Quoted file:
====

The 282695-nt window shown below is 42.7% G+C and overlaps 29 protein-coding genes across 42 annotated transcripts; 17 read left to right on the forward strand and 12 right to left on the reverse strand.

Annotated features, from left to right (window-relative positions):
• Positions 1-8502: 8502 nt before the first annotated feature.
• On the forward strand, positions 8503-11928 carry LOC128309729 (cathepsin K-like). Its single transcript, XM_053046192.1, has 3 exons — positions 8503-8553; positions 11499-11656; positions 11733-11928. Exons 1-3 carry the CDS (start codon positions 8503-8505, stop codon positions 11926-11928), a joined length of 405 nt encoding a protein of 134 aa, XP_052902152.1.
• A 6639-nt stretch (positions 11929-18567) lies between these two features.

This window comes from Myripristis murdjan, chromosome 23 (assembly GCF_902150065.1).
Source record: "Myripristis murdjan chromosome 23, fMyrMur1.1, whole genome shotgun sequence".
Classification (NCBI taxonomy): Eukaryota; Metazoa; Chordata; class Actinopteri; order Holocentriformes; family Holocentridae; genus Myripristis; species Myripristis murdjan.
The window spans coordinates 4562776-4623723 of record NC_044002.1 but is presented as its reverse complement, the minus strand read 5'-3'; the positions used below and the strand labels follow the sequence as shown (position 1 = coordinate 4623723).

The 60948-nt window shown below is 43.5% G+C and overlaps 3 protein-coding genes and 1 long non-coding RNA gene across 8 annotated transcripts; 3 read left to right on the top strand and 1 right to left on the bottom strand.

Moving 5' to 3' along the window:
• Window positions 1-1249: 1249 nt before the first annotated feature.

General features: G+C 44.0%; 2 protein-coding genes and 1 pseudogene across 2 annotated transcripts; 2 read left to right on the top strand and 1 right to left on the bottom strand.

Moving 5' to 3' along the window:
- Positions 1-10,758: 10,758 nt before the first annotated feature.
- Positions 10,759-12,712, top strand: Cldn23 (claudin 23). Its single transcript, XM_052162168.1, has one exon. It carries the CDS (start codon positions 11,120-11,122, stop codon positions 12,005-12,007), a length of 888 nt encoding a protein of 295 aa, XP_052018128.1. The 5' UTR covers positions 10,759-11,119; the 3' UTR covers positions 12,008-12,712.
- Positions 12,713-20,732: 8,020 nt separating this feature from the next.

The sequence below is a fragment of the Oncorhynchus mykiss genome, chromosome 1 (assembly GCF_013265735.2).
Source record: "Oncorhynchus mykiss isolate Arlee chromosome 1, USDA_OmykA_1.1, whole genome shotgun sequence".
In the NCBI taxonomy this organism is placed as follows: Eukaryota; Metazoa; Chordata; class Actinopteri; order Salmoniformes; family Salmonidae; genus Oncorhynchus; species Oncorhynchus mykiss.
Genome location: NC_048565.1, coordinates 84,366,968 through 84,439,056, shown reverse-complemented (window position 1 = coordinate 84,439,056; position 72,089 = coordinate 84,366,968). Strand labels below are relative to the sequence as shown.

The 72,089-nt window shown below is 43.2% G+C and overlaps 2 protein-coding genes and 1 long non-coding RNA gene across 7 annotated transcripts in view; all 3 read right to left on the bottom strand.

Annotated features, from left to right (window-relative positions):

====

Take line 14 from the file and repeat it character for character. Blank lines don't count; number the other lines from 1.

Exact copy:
Moving 5' to 3' along the window: